A: An S-Corp has some limitations here (such as no more than 100 share holders and only one class of stock). Depending on the control that you seek to retain in your business, you may want to transition to a full C-Corp, restructure preferred (voting) shares from equity shares, and manage your business governance (Board of Directors, Officers, Resolutions, etc.) in a way big investors will find compelling.
A: These are great questions, and are going to be very specific to your corporation and how you want to run things. Generally, you can structure things however you want, but working with an Attorney on your bylaws will ensure an objective outsider is thinking through how conflicts can be resolved before they impact day-to-day business operations.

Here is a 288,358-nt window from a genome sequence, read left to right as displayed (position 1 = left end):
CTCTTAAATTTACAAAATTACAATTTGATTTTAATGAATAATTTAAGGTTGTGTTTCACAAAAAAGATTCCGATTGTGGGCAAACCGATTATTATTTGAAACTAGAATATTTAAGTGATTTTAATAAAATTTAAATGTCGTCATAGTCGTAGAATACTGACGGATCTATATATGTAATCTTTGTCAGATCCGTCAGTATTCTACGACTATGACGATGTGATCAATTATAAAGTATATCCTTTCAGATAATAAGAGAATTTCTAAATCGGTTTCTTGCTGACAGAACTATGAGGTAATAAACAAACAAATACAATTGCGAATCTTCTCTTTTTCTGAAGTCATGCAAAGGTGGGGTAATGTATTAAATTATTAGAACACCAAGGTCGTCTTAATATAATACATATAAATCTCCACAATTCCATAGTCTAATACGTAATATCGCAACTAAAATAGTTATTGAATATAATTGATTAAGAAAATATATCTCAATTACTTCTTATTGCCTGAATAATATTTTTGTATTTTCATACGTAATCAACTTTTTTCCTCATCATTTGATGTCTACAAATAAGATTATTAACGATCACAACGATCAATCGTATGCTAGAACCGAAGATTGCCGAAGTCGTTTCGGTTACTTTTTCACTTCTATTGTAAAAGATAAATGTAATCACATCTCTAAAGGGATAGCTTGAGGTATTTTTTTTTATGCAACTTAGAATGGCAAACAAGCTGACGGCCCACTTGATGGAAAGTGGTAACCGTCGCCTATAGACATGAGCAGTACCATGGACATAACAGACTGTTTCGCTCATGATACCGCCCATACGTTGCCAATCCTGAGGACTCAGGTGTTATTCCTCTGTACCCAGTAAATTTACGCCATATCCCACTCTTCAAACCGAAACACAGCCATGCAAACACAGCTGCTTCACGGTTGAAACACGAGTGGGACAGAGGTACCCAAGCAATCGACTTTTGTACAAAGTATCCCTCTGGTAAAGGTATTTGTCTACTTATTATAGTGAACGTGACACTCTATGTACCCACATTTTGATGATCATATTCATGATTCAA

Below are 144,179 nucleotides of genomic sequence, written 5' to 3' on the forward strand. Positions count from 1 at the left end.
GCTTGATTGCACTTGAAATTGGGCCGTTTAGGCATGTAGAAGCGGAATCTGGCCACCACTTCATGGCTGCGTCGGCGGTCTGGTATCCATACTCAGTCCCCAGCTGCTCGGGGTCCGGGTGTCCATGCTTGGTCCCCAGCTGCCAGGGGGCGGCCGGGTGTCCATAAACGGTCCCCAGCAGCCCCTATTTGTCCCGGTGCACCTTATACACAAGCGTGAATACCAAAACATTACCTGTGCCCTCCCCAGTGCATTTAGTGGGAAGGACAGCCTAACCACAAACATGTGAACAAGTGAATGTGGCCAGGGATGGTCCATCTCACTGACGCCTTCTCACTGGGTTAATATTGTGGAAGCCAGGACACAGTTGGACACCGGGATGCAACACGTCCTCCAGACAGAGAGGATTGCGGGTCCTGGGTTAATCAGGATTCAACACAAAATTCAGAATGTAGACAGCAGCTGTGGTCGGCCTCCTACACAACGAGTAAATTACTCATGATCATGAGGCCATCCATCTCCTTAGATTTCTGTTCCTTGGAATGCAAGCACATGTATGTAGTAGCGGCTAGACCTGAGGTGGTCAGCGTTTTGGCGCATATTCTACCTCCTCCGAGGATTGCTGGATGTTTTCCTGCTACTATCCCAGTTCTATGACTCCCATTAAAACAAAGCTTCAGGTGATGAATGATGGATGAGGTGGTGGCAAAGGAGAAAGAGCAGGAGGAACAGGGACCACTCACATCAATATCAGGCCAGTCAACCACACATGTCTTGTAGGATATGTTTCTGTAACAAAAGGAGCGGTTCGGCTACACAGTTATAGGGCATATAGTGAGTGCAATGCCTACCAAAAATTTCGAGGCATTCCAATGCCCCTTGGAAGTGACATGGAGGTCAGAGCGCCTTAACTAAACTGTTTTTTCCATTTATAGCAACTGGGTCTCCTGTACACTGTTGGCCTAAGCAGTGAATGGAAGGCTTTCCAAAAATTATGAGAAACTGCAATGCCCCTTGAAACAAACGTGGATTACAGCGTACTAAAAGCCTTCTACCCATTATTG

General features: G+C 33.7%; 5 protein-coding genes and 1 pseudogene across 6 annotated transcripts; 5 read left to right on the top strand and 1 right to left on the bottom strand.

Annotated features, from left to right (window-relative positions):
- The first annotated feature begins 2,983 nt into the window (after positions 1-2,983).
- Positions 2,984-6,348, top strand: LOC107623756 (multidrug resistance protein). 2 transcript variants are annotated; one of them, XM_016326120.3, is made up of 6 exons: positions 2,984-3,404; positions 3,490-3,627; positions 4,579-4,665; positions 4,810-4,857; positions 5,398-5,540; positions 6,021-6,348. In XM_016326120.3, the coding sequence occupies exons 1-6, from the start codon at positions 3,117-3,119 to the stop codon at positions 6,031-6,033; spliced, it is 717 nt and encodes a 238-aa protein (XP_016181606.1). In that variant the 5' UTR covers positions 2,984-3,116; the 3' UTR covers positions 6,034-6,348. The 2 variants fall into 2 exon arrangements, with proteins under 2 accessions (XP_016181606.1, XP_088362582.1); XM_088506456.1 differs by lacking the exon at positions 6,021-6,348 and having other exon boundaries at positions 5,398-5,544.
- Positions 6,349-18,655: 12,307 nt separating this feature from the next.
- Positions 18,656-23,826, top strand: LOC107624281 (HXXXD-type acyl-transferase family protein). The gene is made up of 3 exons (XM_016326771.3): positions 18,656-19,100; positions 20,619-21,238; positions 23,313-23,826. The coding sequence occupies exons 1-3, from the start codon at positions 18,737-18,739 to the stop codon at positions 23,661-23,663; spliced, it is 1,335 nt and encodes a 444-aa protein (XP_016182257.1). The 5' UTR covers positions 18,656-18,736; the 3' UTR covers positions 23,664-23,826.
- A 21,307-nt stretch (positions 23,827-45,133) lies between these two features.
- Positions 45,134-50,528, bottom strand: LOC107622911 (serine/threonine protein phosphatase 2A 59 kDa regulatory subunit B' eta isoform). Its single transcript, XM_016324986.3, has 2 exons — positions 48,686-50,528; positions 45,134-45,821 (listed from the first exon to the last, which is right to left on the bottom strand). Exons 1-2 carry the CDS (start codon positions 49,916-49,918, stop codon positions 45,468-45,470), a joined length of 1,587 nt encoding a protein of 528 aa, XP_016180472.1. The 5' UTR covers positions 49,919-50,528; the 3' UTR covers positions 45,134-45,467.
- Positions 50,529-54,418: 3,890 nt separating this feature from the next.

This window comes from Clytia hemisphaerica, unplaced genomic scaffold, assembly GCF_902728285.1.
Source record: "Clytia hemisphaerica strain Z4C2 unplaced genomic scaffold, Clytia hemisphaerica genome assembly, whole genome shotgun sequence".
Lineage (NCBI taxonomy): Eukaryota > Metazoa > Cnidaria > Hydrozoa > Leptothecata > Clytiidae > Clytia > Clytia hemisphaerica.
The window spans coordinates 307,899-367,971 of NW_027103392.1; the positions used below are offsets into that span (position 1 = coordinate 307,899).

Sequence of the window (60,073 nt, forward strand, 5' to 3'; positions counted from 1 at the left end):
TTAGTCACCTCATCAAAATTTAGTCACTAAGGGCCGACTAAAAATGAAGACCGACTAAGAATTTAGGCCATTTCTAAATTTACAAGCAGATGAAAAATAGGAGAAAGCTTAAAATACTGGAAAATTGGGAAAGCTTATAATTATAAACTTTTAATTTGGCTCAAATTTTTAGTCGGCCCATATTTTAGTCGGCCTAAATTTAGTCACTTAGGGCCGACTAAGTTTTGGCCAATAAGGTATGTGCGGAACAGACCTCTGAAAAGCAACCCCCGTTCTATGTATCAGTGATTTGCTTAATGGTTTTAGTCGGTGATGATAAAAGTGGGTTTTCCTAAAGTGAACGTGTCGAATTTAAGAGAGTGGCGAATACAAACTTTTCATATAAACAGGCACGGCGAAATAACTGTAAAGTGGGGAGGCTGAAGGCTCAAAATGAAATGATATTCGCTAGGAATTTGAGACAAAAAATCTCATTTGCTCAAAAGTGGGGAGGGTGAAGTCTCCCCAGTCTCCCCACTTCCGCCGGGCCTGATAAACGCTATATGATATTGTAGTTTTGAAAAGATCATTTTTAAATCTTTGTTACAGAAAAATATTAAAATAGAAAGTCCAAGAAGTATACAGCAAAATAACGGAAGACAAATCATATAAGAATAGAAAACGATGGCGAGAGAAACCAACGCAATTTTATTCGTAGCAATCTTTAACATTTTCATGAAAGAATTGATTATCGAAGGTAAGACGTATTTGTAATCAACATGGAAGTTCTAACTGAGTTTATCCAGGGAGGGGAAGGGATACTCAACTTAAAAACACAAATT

A: The federal ESIGN Act, passed in 2000, gives full force and effect to digital signatures with the same weight as "wet" signatures.
However, you should discuss this with an Attorney for your specific agreement if you are concerned. An Attorney can research your specific industry, regulations, and state statutes that may impact digital signatures or have specific requirements around digital signatures that are different from other documents.